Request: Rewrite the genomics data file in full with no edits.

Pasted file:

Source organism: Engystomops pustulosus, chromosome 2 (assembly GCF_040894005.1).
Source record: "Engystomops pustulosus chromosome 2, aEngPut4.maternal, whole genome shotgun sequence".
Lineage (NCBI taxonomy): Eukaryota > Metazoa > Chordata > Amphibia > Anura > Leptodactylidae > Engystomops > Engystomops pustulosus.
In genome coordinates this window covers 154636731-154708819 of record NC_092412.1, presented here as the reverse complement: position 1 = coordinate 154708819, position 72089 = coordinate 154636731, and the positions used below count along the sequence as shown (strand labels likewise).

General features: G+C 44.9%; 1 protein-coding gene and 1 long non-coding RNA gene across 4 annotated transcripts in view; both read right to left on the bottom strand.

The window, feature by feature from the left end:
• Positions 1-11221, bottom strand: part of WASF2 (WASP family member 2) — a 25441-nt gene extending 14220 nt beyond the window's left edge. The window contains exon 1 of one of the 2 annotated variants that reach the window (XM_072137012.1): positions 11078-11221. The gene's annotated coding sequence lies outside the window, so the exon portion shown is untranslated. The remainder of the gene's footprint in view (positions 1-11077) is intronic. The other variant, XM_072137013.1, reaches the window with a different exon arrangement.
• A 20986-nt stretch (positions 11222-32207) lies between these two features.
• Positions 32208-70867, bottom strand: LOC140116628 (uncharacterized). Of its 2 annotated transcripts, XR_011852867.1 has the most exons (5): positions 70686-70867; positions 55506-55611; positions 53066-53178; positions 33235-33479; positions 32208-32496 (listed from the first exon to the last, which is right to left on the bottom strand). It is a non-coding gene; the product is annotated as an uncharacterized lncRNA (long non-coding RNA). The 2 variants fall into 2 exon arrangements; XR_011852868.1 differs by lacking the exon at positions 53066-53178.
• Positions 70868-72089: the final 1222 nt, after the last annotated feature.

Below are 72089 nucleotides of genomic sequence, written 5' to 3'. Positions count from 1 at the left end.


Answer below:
Source organism: Engystomops pustulosus, chromosome 2 (assembly GCF_040894005.1).
Source record: "Engystomops pustulosus chromosome 2, aEngPut4.maternal, whole genome shotgun sequence".
Lineage (NCBI taxonomy): Eukaryota > Metazoa > Chordata > Amphibia > Anura > Leptodactylidae > Engystomops > Engystomops pustulosus.
In genome coordinates this window covers 154636731-154708819 of record NC_092412.1, presented here as the reverse complement: position 1 = coordinate 154708819, position 72089 = coordinate 154636731, and the positions used below count along the sequence as shown (strand labels likewise).

General features: G+C 44.9%; 1 protein-coding gene and 1 long non-coding RNA gene across 4 annotated transcripts in view; both read right to left on the bottom strand.

The window, feature by feature from the left end:
• Positions 1-11221, bottom strand: part of WASF2 (WASP family member 2) — a 25441-nt gene extending 14220 nt beyond the window's left edge. The window contains exon 1 of one of the 2 annotated variants that reach the window (XM_072137012.1): positions 11078-11221. The gene's annotated coding sequence lies outside the window, so the exon portion shown is untranslated. The remainder of the gene's footprint in view (positions 1-11077) is intronic. The other variant, XM_072137013.1, reaches the window with a different exon arrangement.
• A 20986-nt stretch (positions 11222-32207) lies between these two features.
• Positions 32208-70867, bottom strand: LOC140116628 (uncharacterized). Of its 2 annotated transcripts, XR_011852867.1 has the most exons (5): positions 70686-70867; positions 55506-55611; positions 53066-53178; positions 33235-33479; positions 32208-32496 (listed from the first exon to the last, which is right to left on the bottom strand). It is a non-coding gene; the product is annotated as an uncharacterized lncRNA (long non-coding RNA). The 2 variants fall into 2 exon arrangements; XR_011852868.1 differs by lacking the exon at positions 53066-53178.
• Positions 70868-72089: the final 1222 nt, after the last annotated feature.

Below are 72089 nucleotides of genomic sequence, written 5' to 3'. Positions count from 1 at the left end.